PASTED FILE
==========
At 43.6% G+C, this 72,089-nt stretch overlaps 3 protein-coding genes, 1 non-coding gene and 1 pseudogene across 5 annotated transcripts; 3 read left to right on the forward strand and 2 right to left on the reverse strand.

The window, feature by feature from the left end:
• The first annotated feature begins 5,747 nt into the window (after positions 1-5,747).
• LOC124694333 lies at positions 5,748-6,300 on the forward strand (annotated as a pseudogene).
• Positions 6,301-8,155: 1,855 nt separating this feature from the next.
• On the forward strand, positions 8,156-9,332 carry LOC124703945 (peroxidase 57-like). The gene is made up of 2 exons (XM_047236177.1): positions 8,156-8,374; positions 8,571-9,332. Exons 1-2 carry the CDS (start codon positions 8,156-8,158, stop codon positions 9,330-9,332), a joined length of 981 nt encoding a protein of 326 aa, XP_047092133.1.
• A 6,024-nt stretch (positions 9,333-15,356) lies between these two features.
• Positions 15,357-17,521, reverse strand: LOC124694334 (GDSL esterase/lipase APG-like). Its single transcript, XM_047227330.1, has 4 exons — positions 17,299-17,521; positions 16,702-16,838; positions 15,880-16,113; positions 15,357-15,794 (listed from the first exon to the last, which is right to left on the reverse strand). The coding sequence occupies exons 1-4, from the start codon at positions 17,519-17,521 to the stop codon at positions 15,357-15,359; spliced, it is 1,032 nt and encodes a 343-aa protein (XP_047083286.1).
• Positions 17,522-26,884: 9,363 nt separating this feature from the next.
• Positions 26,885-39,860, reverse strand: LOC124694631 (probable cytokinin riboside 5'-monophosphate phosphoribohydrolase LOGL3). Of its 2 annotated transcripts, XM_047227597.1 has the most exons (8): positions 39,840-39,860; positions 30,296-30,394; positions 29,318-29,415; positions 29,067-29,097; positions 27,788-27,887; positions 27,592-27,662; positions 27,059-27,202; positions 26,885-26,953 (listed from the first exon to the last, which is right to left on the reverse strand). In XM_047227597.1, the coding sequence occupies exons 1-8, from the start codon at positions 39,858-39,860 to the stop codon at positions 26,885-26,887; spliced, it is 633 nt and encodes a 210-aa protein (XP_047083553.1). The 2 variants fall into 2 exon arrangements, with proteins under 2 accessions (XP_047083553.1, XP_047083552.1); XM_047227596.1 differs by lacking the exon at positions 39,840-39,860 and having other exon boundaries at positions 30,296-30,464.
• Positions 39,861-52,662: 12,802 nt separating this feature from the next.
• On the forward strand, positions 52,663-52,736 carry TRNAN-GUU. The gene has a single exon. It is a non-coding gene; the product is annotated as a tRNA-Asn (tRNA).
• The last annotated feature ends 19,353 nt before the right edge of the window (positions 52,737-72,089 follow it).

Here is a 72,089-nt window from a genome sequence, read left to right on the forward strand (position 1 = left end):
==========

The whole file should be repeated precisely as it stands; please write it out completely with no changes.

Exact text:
At 43.6% G+C, this 72,089-nt stretch overlaps 3 protein-coding genes, 1 non-coding gene and 1 pseudogene across 5 annotated transcripts; 3 read left to right on the forward strand and 2 right to left on the reverse strand.

The window, feature by feature from the left end:
• The first annotated feature begins 5,747 nt into the window (after positions 1-5,747).
• LOC124694333 lies at positions 5,748-6,300 on the forward strand (annotated as a pseudogene).
• Positions 6,301-8,155: 1,855 nt separating this feature from the next.
• On the forward strand, positions 8,156-9,332 carry LOC124703945 (peroxidase 57-like). The gene is made up of 2 exons (XM_047236177.1): positions 8,156-8,374; positions 8,571-9,332. Exons 1-2 carry the CDS (start codon positions 8,156-8,158, stop codon positions 9,330-9,332), a joined length of 981 nt encoding a protein of 326 aa, XP_047092133.1.
• A 6,024-nt stretch (positions 9,333-15,356) lies between these two features.
• Positions 15,357-17,521, reverse strand: LOC124694334 (GDSL esterase/lipase APG-like). Its single transcript, XM_047227330.1, has 4 exons — positions 17,299-17,521; positions 16,702-16,838; positions 15,880-16,113; positions 15,357-15,794 (listed from the first exon to the last, which is right to left on the reverse strand). The coding sequence occupies exons 1-4, from the start codon at positions 17,519-17,521 to the stop codon at positions 15,357-15,359; spliced, it is 1,032 nt and encodes a 343-aa protein (XP_047083286.1).
• Positions 17,522-26,884: 9,363 nt separating this feature from the next.
• Positions 26,885-39,860, reverse strand: LOC124694631 (probable cytokinin riboside 5'-monophosphate phosphoribohydrolase LOGL3). Of its 2 annotated transcripts, XM_047227597.1 has the most exons (8): positions 39,840-39,860; positions 30,296-30,394; positions 29,318-29,415; positions 29,067-29,097; positions 27,788-27,887; positions 27,592-27,662; positions 27,059-27,202; positions 26,885-26,953 (listed from the first exon to the last, which is right to left on the reverse strand). In XM_047227597.1, the coding sequence occupies exons 1-8, from the start codon at positions 39,858-39,860 to the stop codon at positions 26,885-26,887; spliced, it is 633 nt and encodes a 210-aa protein (XP_047083553.1). The 2 variants fall into 2 exon arrangements, with proteins under 2 accessions (XP_047083553.1, XP_047083552.1); XM_047227596.1 differs by lacking the exon at positions 39,840-39,860 and having other exon boundaries at positions 30,296-30,464.
• Positions 39,861-52,662: 12,802 nt separating this feature from the next.
• On the forward strand, positions 52,663-52,736 carry TRNAN-GUU. The gene has a single exon. It is a non-coding gene; the product is annotated as a tRNA-Asn (tRNA).
• The last annotated feature ends 19,353 nt before the right edge of the window (positions 52,737-72,089 follow it).

Here is a 72,089-nt window from a genome sequence, read left to right on the forward strand (position 1 = left end):